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Snow: The Poetry & Politics of Praising It

Be careful what you wish for, the saying goes. Was it only a week ago, March 7th, that I posted a poetic paean to snow called “March Snow”?

Yes, I waxed poetic about how innocent March snow was, how wet and transient, how beautiful in that it inevitably signaled Old Man Winter’s death throes.

Are snow storms any reason to stop by woods (to write a poem) on a snowy evening? Or is that strictly the province of a man appropriately named “Frost”?

Last week’s storm turned out to be a nor’easter that knocked our power out for 13 hours. And we were one of the lucky ones. Many surrounding Massachusetts towns were without power for days. In the cold. (Or shall we say, with the cold mousing its way in?)

Schools were closed for two days — Day One because of the snow, and Day Two because of the widespread power outages and downed tree limbs littering impassable side roads.

Yes, pretty March snow is dense with moisture. The kind that weighs on the minds of birch and white pine limbs, especially.

Yesterday, another nor’easter blew through, bringing us 20 inches more of the lovely March Snow. School was cancelled anew. Electrical power blinked off, on, off for good in many homes. And this morning I’ve learned schools will be closed a second day for the second time in two weeks. Four days lost, just like that, to the drifting beauty that is March Snow.

Be careful what you wish for, the saying goes.

And how naive can a poet get, writing rhapsodic about the beauty of snow at the end of its season? Everyone says it’s a pain, a plague, a plight to be endured. Why then, am I thinking “muse”?

It’s an outrage, I guess. I had a small collection of villagers with pitchforks and torches outside my home last night shouting and calling me out. My post brought on these two nor’easters, you see. Jinxed us but good. Must be!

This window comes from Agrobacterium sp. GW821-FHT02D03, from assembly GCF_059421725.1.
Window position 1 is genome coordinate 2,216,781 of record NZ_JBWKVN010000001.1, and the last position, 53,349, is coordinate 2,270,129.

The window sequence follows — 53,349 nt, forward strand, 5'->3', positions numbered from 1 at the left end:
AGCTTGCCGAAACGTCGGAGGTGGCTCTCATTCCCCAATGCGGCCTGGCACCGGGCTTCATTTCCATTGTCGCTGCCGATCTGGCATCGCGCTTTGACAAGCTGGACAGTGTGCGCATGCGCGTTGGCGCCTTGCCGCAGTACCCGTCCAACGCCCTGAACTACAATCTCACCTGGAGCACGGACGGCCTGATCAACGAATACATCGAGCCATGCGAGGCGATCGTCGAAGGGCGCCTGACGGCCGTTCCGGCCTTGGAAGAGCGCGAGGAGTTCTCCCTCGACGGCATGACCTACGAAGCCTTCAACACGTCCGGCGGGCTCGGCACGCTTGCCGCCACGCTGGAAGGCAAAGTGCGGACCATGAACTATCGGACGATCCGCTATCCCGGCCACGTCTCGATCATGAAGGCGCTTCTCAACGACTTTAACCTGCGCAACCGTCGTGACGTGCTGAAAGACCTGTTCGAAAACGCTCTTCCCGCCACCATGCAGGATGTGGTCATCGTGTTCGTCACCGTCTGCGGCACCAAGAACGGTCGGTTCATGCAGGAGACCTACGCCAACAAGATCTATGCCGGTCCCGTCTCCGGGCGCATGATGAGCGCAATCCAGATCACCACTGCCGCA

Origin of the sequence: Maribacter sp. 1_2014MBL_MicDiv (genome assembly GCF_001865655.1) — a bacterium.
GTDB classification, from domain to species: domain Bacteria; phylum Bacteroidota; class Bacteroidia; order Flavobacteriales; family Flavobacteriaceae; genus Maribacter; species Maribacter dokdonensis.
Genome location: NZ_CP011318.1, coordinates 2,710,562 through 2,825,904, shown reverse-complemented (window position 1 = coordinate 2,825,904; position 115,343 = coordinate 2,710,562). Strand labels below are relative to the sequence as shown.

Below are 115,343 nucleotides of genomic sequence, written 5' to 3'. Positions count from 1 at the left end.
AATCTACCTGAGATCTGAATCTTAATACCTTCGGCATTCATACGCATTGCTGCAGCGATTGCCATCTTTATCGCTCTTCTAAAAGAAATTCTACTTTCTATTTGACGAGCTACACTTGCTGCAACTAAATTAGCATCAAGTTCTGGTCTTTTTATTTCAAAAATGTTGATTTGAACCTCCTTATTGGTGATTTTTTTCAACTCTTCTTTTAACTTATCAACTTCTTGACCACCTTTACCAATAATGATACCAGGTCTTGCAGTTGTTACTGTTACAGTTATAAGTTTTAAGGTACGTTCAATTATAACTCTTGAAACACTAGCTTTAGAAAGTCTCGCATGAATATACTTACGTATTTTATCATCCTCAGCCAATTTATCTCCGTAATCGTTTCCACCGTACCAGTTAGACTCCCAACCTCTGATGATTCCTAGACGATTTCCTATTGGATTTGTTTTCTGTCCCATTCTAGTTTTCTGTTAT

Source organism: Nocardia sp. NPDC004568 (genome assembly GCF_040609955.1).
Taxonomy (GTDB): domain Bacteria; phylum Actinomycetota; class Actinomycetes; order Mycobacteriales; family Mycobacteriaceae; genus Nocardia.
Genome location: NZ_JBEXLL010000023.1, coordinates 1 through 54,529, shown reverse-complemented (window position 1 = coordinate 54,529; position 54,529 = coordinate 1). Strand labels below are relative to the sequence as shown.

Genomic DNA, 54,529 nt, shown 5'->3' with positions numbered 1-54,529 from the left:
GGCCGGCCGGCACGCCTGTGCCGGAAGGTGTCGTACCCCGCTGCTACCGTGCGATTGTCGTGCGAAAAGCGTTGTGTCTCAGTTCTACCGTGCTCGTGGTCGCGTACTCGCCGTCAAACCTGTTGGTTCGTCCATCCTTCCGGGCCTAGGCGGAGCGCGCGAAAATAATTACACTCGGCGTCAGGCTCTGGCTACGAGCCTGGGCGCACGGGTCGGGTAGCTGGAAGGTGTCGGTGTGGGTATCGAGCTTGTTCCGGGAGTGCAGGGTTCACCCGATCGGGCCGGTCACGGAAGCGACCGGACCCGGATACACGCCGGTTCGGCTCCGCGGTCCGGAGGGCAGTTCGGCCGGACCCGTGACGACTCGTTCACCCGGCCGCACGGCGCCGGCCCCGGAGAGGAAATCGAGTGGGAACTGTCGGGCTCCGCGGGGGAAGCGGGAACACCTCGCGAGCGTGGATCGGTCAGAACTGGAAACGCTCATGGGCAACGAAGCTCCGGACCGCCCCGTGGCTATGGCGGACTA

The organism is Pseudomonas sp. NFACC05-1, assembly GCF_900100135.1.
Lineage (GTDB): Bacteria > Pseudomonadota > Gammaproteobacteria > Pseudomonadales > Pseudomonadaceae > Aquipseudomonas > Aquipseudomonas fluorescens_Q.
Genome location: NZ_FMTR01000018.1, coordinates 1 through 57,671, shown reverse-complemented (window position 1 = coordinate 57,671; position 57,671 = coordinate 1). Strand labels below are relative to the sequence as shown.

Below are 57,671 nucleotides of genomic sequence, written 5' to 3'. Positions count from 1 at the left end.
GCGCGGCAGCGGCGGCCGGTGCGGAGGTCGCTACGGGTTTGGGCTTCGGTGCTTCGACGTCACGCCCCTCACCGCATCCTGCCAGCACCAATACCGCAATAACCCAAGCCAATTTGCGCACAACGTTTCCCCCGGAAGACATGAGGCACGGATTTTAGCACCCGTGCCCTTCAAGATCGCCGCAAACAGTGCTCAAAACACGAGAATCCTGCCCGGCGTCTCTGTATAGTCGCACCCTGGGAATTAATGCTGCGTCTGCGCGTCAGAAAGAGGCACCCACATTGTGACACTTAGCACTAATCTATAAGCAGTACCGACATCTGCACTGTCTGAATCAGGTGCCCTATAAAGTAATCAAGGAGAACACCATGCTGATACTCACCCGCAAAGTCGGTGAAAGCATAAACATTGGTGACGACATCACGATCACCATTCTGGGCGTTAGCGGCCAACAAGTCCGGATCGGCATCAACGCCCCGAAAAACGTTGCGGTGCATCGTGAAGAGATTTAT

But really, I’m here to stand by my post. These storms are no less beautiful because they take away our games and diversions. No lights, no internet, no TV. Granted, no heat is a more serious matter, but our forefathers (and not just four of them) would seriously wonder what we’ve come to if we no longer prepare for the unexpected. Why, they’d ask, would we live in New England without the back-up peace of mind that’s called a wood-burning stove or a pellet stove?

“Weather happens,” as they used to say in colonial times. “Now let’s write a poem. By candlelight.”


“Stopping by Woods on a Snowy Evening”
by Robert Frost (a man without a pitchfork or torch)

Whose woods these are I think I know.
His house is in the village though;
He will not see me stopping here
To watch his woods fill up with snow.
My little horse must think it queer
To stop without a farmhouse near
Between the woods and frozen lake
The darkest evening of the year.
He gives his harness bells a shake
To ask if there is some mistake.
The only other sound’s the sweep
Of easy wind and downy flake.
The woods are lovely, dark and deep,
But I have promises to keep,
And miles to go before I sleep,
And miles to go before I sleep.